Back to Basics: 6 Steps to Handle Large-Loss Fire Restoration
Not only can a fire be devastating for the structure of a home or building, but it can also be emotionally devastating when it comes to the occupants of that structure, whether that is a family of four or a company of 400 workers. That's part of the reason why handling a large-loss fire doesn't just involve restoring the property to a preloss condition, but also being sensitive and understanding with the occupants of the affected home or business. That's not to say that restoration professionals are counselors — they're not — but acting with empathy can go a long way toward making a fire loss a little less stressful for the individuals who are most impacted. Here are six steps to follow to handle large-loss fires:
- Getting the call: Whether this initial call comes from a homeowner or the insurance company, this first point of contact is an ideal time to gather as much information as possible about the fire. Where did it occur? How many rooms are affected? What type of fire was it? The goal of this initial point of contact is to gather information to get an idea of the scope of the project before arriving on site.
- Arrive on site/inspection: After the initial phone call comes an on-site inspection. This is typically done after the fire department has doused the flames and secured the property. By this point, the restoration team should have a good idea of what type of fire occurred (i.e. protein fire, petroleum fire, etc.) and inspecting the property helps team members estimate the scope of work that will be involved, the timeline of the project and whether or not any demolition and reconstruction will be necessary. Depending on the severity of the fire, the restoration team may also board up the windows and doors to ensure structural stability.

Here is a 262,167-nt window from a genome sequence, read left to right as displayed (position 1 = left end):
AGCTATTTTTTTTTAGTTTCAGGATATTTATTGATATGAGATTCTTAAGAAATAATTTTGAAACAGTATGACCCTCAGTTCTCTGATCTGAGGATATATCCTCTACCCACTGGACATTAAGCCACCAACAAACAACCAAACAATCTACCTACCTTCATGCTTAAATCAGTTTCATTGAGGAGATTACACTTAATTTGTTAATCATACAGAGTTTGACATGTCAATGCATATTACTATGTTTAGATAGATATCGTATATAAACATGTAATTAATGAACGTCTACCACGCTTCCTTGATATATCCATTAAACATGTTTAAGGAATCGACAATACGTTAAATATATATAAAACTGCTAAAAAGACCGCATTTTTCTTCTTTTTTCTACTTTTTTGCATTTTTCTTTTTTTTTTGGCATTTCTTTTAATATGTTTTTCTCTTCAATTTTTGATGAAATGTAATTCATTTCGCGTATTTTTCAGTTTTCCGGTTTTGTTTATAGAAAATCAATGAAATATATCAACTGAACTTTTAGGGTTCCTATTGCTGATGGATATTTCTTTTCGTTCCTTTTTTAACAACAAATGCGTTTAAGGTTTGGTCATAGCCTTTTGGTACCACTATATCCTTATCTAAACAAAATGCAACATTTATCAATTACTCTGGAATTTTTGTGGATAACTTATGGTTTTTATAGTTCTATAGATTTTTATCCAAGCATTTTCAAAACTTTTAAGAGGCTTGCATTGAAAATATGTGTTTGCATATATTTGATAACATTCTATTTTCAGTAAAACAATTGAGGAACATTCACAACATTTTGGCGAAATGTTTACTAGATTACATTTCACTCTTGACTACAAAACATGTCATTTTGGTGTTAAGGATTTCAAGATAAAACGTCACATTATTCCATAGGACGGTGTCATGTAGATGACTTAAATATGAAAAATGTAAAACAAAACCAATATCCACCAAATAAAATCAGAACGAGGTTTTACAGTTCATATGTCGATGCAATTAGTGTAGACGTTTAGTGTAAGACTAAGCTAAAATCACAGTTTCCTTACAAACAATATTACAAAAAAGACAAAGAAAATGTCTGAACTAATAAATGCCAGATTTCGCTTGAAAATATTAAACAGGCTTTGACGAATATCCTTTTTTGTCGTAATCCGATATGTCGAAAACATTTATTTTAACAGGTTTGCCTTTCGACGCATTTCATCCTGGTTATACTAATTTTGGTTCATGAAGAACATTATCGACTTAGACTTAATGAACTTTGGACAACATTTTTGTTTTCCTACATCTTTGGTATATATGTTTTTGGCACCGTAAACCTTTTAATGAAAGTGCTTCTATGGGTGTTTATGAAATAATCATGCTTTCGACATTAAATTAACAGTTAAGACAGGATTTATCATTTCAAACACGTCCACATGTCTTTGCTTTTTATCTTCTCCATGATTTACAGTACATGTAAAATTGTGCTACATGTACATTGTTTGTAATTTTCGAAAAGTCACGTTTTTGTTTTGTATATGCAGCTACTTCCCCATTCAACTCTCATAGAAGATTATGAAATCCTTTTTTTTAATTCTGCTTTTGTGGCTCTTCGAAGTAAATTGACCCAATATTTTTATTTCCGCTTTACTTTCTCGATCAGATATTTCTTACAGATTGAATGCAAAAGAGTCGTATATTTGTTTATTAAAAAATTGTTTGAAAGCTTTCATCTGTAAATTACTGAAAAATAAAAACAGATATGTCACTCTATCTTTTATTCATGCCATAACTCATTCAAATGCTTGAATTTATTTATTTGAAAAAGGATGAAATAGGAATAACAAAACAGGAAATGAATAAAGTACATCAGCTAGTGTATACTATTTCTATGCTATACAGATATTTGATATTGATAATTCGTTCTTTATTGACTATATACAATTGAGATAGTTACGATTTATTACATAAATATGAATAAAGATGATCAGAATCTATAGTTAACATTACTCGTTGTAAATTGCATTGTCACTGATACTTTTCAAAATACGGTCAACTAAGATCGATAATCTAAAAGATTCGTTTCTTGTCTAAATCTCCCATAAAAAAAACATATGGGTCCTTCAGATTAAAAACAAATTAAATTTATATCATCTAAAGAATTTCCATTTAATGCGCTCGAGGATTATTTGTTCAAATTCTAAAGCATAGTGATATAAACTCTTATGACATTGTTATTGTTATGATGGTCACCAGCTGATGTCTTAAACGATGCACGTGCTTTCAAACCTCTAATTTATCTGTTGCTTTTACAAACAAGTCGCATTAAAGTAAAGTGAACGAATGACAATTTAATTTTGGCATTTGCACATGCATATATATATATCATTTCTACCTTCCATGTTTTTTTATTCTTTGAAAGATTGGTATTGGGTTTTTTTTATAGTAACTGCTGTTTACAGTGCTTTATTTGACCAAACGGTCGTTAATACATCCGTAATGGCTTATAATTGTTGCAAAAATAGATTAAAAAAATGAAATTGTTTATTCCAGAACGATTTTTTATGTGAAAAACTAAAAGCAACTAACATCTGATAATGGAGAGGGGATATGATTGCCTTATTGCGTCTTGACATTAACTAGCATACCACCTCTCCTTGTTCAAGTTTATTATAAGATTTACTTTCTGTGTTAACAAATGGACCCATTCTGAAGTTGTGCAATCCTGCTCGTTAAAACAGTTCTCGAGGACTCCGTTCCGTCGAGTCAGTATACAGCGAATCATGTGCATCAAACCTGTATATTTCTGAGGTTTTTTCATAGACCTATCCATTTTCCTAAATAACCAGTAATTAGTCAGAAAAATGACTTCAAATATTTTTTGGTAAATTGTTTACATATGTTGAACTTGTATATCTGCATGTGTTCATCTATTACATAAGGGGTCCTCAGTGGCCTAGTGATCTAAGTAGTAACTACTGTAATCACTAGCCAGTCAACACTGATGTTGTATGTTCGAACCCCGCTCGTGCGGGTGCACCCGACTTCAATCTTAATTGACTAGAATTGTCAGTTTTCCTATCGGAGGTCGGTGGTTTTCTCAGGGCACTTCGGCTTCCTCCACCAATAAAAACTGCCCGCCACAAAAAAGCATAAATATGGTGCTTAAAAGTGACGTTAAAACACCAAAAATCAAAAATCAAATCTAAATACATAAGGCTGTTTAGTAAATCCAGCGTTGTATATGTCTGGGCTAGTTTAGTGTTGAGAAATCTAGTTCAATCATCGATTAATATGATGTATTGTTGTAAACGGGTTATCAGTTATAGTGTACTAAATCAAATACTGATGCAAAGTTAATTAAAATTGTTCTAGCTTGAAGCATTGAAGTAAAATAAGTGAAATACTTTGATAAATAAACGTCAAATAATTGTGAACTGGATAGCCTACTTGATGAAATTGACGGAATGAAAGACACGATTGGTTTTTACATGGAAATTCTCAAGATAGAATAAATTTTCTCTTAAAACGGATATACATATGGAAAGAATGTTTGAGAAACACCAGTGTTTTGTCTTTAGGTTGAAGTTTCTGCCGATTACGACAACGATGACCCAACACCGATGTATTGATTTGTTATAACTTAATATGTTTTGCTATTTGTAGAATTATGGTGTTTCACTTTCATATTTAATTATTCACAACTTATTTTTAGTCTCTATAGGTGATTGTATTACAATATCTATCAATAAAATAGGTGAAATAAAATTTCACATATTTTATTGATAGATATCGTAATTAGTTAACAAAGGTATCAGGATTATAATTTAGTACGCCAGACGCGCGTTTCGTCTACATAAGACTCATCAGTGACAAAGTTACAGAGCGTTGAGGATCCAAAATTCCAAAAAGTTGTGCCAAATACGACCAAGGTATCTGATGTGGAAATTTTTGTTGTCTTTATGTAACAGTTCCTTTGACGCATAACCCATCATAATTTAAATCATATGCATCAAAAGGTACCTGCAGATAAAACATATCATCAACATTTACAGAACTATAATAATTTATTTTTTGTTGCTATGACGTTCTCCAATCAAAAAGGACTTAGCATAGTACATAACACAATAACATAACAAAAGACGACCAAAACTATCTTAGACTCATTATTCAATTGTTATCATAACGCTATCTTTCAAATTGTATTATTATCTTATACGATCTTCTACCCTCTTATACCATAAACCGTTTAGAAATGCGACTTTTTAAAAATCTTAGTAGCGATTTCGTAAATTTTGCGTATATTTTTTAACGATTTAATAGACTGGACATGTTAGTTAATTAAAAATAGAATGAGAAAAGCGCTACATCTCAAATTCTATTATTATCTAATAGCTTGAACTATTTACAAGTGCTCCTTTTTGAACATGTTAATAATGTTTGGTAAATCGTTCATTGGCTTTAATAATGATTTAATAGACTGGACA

- Access occupant needs/packout: If it is possible, restoration professionals will likely ask the building occupants to gather any immediate needs. For a house fire, this may consist of undamaged clothes, school supplies, computers, etc. Everything else in the facility that has been affected by the fire will then likely be packed out and taken to an off-site location for contents restoration.
- Estimate and begin work: After estimating the cost of the project and having the proper documents signed by all parties involved, then work can start on the fire loss. For a large fire loss, demolition and reconstruction of at least a portion of the property is likely necessary. Other areas of the property may just require soot and smoke damage restoration, where walls are HEPA (high-efficiency particulate air) vacuumed and washed, items are hand-cleaned and carpets are deep cleaned to remove soot residue. While restoration is occurring on site, it's also likely occurring off site in terms of the packed out contents (i.e. affected clothes, electronics, hard items, soft goods, etc.).
- Frequent communication: Whether the project takes five days or five weeks, good restoration contractors will be in regular communication with both the insurance company and the homeowner or business owner. This constant communication helps keep all parties up to date on progress, as well as provides an outlet for questions to be asked and answered related to the project. Communication is often the differentiating factor between good and poor restoration contractors, as keeping in regular touch with relevant parties ensures transparency and provides a regular source of contact.
- Final jobs/walk-through: After the crux of the project is complete, the last step is usually having the air ducts professionally cleaned and deodorized so soot doesn't contaminate — or cross contaminate — the facility. Following this, the occupant and insurance adjuster will likely take a final walk-through of the property to ensure the job has been done adequately and correctly. Any contents that went off site for cleaning will also be returned to the home and placed in their original location.